The scale hated Nate Campbell’s guts on Friday, but the judges smiled at him at the BankAtlantic Center in Sunrise, Florida on Saturday evening.  They awarded Campbell a majority decision win over solid South African Ali Funeka, who hit the deck in the second and 11th, but still managed to make it a squeaker, in a card that headlined HBO’s Boxing After Dark.

Campbell huffed and puffed for much of the bout, which will be his last scrap in the lightweight class, but Funeka didn’t have the power to exploit Campbell’s condition, though he exhibited some decent skills and will sandwiching his knockdowns.

The HBO tripleheader will be remembered as a wacky card, even by boxing standards, which are strange standards indeed. The main event featured a champion losing his belts on the scales, the co-feature was stopped and then re-started by a ref who didn’t signal his intention to stop or let the fight continue clearly, and the third leg of the night featured a late-inning foe who stepped in for a man who was supposed to headline the card, Ricardo Mayorga. Theater of the unexpected, indeed.

Judge Deon Dwarte, Michael Pernick and Benoit Roussel, none of them big names, scored it 113-113,  115-111 (Campbell), 114-112 (Campbell), respectively in the feature, and Campbell raised his hands high and proud, as the crowd threw him cheers and boos in return. No doubt he was pleased to exit this division with the win, and his paycheck, though those belts would’ve been some tasty gravy. For the record, Campbell’s body didn’t have the look of someone who’d shed every milliliter of fat in trying to make weight. Of course, people are built differently, and that may simply be because he has a certain body type, but doubts about his desire will linger.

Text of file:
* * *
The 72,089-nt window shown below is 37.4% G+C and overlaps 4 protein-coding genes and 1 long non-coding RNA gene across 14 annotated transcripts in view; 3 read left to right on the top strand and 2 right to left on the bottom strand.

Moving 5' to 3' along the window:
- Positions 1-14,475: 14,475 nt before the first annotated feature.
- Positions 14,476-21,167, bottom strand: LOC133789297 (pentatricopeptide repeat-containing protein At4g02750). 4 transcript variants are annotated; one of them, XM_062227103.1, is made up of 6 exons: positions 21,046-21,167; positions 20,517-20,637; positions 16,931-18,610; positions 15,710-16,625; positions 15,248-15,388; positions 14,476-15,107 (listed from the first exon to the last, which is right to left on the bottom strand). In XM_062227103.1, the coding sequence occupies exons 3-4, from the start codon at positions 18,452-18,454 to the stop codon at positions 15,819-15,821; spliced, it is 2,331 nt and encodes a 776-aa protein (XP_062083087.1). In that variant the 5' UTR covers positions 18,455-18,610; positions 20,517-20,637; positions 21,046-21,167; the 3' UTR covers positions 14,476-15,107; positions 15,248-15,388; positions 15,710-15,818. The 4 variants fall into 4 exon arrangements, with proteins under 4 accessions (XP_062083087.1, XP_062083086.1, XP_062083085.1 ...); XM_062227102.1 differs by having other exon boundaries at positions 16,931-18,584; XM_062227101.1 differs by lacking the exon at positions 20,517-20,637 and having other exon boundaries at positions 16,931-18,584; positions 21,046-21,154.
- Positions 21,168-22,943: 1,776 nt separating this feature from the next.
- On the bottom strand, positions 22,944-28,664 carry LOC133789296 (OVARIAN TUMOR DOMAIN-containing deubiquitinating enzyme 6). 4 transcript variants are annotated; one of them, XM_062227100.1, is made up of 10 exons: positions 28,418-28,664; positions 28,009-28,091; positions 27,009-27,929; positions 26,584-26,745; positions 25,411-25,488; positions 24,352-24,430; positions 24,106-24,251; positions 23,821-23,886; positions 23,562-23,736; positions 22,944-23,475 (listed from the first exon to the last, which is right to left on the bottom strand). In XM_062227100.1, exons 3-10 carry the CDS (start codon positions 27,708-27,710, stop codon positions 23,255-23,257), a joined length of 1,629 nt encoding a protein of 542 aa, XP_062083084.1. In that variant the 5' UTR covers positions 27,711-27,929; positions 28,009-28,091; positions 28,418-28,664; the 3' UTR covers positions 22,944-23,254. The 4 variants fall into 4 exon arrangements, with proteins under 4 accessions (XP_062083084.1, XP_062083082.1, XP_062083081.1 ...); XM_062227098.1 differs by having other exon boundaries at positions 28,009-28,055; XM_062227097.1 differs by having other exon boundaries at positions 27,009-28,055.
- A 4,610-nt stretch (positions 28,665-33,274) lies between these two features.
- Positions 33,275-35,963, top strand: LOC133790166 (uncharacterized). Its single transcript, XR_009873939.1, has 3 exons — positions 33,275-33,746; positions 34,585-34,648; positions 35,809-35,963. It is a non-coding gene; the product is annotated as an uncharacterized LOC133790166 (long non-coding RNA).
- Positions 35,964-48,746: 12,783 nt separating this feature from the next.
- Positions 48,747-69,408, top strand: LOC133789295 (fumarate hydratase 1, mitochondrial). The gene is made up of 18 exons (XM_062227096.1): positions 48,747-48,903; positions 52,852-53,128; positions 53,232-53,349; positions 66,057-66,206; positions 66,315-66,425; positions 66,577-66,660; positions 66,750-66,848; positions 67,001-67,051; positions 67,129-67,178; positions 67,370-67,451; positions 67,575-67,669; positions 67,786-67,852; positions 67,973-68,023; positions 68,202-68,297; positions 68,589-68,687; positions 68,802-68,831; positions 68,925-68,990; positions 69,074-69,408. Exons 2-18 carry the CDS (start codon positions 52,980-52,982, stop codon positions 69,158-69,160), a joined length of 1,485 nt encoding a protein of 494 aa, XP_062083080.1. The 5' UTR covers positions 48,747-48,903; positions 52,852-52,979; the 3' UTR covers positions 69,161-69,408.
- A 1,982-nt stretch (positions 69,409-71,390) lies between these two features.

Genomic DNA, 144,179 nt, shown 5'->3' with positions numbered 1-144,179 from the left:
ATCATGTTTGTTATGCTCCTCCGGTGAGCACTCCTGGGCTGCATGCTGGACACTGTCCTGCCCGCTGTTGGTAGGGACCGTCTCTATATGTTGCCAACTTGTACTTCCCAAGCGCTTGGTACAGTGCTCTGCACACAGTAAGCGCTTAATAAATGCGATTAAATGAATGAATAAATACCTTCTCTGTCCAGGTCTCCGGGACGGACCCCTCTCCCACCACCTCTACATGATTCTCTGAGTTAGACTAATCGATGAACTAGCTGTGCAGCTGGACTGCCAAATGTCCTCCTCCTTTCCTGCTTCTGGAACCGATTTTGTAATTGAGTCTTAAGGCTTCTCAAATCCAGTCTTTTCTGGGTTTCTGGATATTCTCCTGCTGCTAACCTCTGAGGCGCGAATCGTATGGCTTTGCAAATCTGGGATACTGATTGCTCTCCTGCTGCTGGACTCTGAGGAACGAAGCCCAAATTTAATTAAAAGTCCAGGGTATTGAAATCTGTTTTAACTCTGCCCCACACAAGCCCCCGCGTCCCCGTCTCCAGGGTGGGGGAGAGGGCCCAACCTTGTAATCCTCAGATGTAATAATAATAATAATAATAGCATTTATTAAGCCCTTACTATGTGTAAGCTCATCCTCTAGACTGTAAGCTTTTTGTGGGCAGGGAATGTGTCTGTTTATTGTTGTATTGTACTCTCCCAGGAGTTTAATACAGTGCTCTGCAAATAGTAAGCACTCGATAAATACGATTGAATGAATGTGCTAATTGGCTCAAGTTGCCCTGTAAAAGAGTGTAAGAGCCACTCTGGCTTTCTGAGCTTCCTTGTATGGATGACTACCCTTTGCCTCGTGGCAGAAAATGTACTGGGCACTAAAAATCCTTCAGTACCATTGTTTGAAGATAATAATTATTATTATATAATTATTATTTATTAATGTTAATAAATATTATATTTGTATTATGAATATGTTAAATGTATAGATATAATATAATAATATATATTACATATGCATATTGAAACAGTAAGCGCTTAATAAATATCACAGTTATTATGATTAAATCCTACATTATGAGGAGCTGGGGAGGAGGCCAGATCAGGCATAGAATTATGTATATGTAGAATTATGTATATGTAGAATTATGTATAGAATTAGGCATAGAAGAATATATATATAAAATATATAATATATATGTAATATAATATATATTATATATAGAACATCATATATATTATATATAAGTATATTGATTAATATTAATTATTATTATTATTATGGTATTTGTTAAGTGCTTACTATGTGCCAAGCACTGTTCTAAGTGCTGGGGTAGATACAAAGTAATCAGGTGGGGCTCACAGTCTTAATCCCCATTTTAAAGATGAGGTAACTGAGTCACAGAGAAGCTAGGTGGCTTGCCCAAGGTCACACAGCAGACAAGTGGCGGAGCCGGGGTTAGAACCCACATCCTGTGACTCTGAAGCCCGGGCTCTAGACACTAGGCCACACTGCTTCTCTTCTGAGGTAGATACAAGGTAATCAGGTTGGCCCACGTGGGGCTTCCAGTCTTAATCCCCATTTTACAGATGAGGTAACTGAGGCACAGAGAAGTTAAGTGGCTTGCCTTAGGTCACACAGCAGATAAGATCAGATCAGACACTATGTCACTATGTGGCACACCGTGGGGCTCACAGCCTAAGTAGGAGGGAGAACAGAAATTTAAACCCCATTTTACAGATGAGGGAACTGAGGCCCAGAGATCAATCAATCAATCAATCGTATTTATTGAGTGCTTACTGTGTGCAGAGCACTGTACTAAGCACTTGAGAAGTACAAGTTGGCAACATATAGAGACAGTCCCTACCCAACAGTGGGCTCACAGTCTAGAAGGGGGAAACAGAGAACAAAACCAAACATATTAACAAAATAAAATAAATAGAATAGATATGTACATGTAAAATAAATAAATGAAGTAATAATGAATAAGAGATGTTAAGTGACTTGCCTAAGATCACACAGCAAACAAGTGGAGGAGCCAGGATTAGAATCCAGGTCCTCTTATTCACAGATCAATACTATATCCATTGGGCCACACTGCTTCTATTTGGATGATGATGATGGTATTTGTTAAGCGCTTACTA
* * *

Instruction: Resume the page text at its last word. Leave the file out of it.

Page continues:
The punch stats backed up the judges, as Campbell landed more (197 to 143), though Funeka tossed more (481 to 398). That, combined with the knockdowns, gave Nate a decent Valentine’s Day after his dreadful Friday the 13th.

The WBO, WBA and IBF lightweight titles were up for grabs, for the South African Funeka,  because the champion Campbell (from Florida; 137 ½; pounds;  32-5-1 (25 KOs)) vacated them when he couldn’t make weight on Friday. Funeka was 133 ½ pounds on Friday, and had a 30-1-2 (25 KOs) mark coming in.

After, Campbell gave Funeka props, as he called him an “outstanding” fighter. “His day will come,” he said to Max Kellerman. He admitted that his weight woes sapped him, in round five, six, and seven. He said he was hurt that he dropped the belts at the scale, and he apologized to the fans and supporters. TSS still likes Campbell, for the record. This is a nasty business, and we often judge the pugilists too harshly. He put on a good show on Saturday, even if he dropped the ball on Friday.

In the first,  the 5-7 Campbell punched up at the taller Funeka. He answered with hooks. In the second, Campbell threw a bomb of a right, an overhand on the temple, and the 6-1 Funeka was hurt. He hit the deck , off another right, with 35 seconds left in the round. He rose at nine plus. Funeka held on, as Campbell took out his weight woes on Funeka, and the bell rang. A cut on Campbell’s right eye didn’t seem to phase him. Campbell dug to the body in the third, and went back with the right, as he noticed Funeka always moved to his left, into that right hand. Trainer Vuyani Bungu needed to demand that Funeka switch it up. In the fourth, Campbell stalked Funeka, but wasn’t able to land that harsh right.